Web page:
Metabolomics is the study of global small-molecule (<1500 Da) profiles in a system (cell, tissue, or organism). Together with genomics, transcriptomics, proteomics and other -omics sciences, it contributes to the understanding of global systems biology.

The main analytical tools in metabolomics are mass spectrometry (MS) and nuclear magnetic resonance (NMR) spectroscopy, each having different strengths and weaknesses. Metabolomic studies rely on two main strategies: i) targeted metabolomics, for hypothesis-driven experiments, that focus on a few specific metabolic pathways/sets of biomarkers expected to play a role in the biochemical problem under examination; ii) untargeted metabolomics, to measure ideally the entire set of small molecules in  a biological sample providing a global picture of the metabolome.

Like other omics, metabolomics deals with huge datasets and therefore univariate and multivariate statistics are applied for the identification of groups from molecular profiles and of characteristic metabolite changes, in line with the project objectives. Biological explanations and hypotheses for the noticed effects are searched through statistical analyses that combine analytical data on statistically relevant numbers of samples with the associated meta-data.


In current practices metabolomics is used for the prognosis, diagnosis, patient stratification, monitoring of the effect of pharmaceutical/surgical intervention as well as biomarker discovery.


The most commonly used samples for metabolomics analysis are:

  • blood: serum, plasma;

  • cells and cell lysates;

  • urine;

  • cerebrospinal fluid;

  • exhalated breath condensate;

  • saliva;

  • sweat;

  • sperm;

  • prostate fluids;

  • lymph;

  • fecal extracts;

  • gut microflora (intact or lysed);

  • fecal supernatant;

  • intact tissues;

  • tissue extracts in both hydrophilic and hydrophobic solvents.

The tremendous progress in the development of new analytical technologies in metabolomics, as well as in the various -omics, the necessity of holistic medical correlations between clinical, scientific and analytical features, the need for efficient solutions to provide transnational access to high quality human biological samples and associated medical information for academia and industry, represent major challenges for the development of medical research in the future. From all of this, an intimate link between metabolomics and biobanks emerges, as depicted below.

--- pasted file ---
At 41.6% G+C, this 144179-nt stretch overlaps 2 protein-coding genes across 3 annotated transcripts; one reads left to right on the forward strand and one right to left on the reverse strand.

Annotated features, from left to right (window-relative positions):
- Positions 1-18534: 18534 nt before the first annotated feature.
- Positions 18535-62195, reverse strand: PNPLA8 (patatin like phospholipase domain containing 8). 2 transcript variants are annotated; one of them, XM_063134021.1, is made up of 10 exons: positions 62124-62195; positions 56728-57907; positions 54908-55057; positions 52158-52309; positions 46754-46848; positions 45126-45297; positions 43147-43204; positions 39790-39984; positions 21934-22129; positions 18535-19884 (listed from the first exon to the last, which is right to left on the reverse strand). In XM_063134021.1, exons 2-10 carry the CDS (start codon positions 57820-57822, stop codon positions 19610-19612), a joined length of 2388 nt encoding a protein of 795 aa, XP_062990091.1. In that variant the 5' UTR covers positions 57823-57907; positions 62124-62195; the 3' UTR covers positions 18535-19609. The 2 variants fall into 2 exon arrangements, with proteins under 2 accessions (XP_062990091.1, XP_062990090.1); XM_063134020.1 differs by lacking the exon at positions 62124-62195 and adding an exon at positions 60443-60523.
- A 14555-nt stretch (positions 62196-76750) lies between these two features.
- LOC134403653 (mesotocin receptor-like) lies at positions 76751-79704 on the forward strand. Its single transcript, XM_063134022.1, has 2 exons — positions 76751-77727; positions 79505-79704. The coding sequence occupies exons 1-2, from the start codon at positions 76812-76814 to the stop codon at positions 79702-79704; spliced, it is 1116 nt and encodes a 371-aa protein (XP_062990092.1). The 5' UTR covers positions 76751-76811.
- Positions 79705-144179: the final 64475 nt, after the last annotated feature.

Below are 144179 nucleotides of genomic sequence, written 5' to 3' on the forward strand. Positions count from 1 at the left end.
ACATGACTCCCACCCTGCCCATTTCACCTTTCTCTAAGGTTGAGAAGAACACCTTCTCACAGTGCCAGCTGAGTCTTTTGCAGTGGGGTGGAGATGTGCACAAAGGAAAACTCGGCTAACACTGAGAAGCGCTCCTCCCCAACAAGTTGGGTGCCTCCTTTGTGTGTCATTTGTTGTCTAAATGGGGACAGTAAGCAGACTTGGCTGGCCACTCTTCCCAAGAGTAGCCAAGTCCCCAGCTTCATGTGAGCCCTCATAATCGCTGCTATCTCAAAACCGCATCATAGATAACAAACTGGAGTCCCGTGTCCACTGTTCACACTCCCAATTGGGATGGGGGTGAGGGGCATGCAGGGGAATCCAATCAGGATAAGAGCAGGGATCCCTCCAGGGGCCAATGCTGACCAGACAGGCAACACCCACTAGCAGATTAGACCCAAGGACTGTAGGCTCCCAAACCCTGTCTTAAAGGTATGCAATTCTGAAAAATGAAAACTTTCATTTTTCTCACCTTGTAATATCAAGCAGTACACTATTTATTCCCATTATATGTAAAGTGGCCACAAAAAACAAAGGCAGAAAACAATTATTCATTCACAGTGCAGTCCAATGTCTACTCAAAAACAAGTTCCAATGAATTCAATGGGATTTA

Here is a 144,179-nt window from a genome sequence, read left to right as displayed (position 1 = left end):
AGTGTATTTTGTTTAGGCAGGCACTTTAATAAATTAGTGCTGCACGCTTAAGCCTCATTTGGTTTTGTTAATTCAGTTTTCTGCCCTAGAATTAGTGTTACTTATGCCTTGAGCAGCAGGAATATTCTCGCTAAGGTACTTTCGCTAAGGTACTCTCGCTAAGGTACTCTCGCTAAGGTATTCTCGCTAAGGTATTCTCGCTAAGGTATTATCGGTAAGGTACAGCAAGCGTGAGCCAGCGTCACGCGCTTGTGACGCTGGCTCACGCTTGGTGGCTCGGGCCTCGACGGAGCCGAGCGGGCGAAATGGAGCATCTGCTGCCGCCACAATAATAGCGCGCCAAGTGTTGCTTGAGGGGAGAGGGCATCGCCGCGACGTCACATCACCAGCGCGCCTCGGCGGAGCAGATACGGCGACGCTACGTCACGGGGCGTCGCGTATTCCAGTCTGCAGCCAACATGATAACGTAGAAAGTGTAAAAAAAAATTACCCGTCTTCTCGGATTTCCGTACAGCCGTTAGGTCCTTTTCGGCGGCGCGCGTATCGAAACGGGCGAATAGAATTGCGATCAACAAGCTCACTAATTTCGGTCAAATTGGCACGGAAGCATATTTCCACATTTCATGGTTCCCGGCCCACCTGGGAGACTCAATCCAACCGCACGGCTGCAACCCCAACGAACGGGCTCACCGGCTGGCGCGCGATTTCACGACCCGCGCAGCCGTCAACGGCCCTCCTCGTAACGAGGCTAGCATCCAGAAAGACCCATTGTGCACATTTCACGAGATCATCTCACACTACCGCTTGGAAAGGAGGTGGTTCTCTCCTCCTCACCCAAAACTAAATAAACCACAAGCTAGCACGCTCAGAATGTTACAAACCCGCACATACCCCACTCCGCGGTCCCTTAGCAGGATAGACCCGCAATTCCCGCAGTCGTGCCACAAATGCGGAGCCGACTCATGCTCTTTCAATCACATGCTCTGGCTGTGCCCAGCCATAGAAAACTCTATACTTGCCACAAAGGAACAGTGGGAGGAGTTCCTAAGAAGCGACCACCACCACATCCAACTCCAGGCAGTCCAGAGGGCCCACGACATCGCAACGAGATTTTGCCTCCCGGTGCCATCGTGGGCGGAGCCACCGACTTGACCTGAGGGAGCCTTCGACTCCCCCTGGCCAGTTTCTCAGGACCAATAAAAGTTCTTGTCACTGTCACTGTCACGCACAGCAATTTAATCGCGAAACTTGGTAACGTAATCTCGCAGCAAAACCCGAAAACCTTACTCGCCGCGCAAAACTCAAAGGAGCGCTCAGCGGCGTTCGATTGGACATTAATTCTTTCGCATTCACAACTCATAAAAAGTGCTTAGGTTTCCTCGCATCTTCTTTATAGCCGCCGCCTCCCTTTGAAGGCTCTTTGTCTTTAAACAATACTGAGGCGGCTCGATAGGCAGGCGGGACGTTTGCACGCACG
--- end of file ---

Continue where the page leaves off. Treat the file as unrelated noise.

We are therefore founding an EXpert CEnter in METabolomics (EXCEMET) that combines all the essential analytical and informatics/computational expertise in the field with the main objective to strengthen the relationships between the metabolomics community and biobanks and to offer services to help biobanks developing increasingly higher standards for their sample quality.

EXCEMET will complement the activities of the biobanks, extending the access from high quality samples to advanced biomolecular analyses and the dissemination of curated knowledge from those analyses in open-access, long-term maintained databases.


EXCEMET foresees to contribute assessing and developing a number of critical steps of the overall workflow implemented at biobanks, in particular:

  1. to check the performances of adopted procedures for sample storage, as different conditions may influence the molecular profiles;

  2. to evaluate the effect of preanalytical steps on the sample quality and stability via metabolic profiling, to propose standard operating procedures (SOPs) to be implemented for deposition in biobanks;

  3. to make a comparative evaluation of the various sample stabilizers and to provide hints for the new stabilizers;

  4. to check quality/integrity of biobank samples, in terms of intactness of the original metabolome (good warranty of the intactness of the overall biomolecular profile);

  5. to define shelf-life in biobanks;

  6. to evaluate the minimum samples number to be tested for statistical significance;

  7. to generate a common set of reference samples to be shared among the different members of EXCEMET, and to be used as common internal standards to improve interoperability across the centers;

  8. to achieve technical developments for decreasing the minimal sample volume, increasing sensitivity/reduction of experiment time; reducing the costs, and improving reproducibility of the results, in order to propose a better service to biobanks.


EXCEMET will combine analytical competences from the two main platforms (NMR and MS) to exploit in a synergistic approach the advantages of each of them, as well as all the essential IT and computational expertise for data analysis, biomedical data interpretation, data visualization and ontology definition.